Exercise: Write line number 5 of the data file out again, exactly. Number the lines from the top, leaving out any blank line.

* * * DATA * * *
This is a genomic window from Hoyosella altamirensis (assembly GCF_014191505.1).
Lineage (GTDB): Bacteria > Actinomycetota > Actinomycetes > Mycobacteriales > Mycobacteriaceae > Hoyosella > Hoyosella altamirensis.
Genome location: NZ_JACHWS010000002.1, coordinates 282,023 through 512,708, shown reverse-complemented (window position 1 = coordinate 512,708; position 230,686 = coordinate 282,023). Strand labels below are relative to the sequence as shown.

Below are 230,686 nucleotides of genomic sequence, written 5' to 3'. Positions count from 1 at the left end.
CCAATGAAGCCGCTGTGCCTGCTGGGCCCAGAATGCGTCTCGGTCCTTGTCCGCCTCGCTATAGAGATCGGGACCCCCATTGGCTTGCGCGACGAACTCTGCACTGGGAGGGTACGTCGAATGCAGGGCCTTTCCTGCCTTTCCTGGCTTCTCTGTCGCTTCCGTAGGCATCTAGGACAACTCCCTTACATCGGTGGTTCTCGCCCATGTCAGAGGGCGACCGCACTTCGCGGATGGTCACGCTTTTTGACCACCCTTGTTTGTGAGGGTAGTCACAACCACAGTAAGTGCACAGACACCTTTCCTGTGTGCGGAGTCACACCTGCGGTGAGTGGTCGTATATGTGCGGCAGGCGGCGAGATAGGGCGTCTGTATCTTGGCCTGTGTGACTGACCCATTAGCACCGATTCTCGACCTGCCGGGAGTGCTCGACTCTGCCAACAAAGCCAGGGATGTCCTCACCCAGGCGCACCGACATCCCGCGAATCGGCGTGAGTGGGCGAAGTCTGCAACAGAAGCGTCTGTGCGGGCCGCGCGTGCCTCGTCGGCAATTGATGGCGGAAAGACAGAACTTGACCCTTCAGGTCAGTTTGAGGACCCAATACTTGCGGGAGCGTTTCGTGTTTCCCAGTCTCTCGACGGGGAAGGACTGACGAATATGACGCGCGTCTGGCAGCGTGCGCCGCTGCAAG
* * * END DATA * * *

CCAATGAAGCCGCTGTGCCTGCTGGGCCCAGAATGCGTCTCGGTCCTTGTCCGCCTCGCTATAGAGATCGGGACCCCCATTGGCTTGCGCGACGAACTCTGCACTGGGAGGGTACGTCGAATGCAGGGCCTTTCCTGCCTTTCCTGGCTTCTCTGTCGCTTCCGTAGGCATCTAGGACAACTCCCTTACATCGGTGGTTCTCGCCCATGTCAGAGGGCGACCGCACTTCGCGGATGGTCACGCTTTTTGACCACCCTTGTTTGTGAGGGTAGTCACAACCACAGTAAGTGCACAGACACCTTTCCTGTGTGCGGAGTCACACCTGCGGTGAGTGGTCGTATATGTGCGGCAGGCGGCGAGATAGGGCGTCTGTATCTTGGCCTGTGTGACTGACCCATTAGCACCGATTCTCGACCTGCCGGGAGTGCTCGACTCTGCCAACAAAGCCAGGGATGTCCTCACCCAGGCGCACCGACATCCCGCGAATCGGCGTGAGTGGGCGAAGTCTGCAACAGAAGCGTCTGTGCGGGCCGCGCGTGCCTCGTCGGCAATTGATGGCGGAAAGACAGAACTTGACCCTTCAGGTCAGTTTGAGGACCCAATACTTGCGGGAGCGTTTCGTGTTTCCCAGTCTCTCGACGGGGAAGGACTGACGAATATGACGCGCGTCTGGCAGCGTGCGCCGCTGCAAG